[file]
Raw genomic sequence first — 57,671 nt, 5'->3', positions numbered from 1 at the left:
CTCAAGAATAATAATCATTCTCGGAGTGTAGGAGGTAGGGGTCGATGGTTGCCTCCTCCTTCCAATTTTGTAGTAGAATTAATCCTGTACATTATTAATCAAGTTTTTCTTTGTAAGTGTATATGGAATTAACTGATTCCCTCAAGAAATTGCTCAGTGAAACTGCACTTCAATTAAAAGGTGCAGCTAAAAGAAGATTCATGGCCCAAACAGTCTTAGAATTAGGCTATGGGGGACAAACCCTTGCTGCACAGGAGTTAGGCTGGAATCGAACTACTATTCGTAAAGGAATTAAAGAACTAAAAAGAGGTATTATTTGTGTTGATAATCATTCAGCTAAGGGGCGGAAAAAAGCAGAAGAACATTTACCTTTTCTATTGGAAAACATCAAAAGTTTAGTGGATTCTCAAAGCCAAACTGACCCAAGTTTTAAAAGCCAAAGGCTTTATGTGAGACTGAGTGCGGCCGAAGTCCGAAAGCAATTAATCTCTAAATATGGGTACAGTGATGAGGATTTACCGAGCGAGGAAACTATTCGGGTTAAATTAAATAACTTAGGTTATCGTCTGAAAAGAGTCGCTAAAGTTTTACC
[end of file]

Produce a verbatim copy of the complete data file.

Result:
Raw genomic sequence first — 57,671 nt, 5'->3', positions numbered from 1 at the left:
CTCAAGAATAATAATCATTCTCGGAGTGTAGGAGGTAGGGGTCGATGGTTGCCTCCTCCTTCCAATTTTGTAGTAGAATTAATCCTGTACATTATTAATCAAGTTTTTCTTTGTAAGTGTATATGGAATTAACTGATTCCCTCAAGAAATTGCTCAGTGAAACTGCACTTCAATTAAAAGGTGCAGCTAAAAGAAGATTCATGGCCCAAACAGTCTTAGAATTAGGCTATGGGGGACAAACCCTTGCTGCACAGGAGTTAGGCTGGAATCGAACTACTATTCGTAAAGGAATTAAAGAACTAAAAAGAGGTATTATTTGTGTTGATAATCATTCAGCTAAGGGGCGGAAAAAAGCAGAAGAACATTTACCTTTTCTATTGGAAAACATCAAAAGTTTAGTGGATTCTCAAAGCCAAACTGACCCAAGTTTTAAAAGCCAAAGGCTTTATGTGAGACTGAGTGCGGCCGAAGTCCGAAAGCAATTAATCTCTAAATATGGGTACAGTGATGAGGATTTACCGAGCGAGGAAACTATTCGGGTTAAATTAAATAACTTAGGTTATCGTCTGAAAAGAGTCGCTAAAGTTTTACC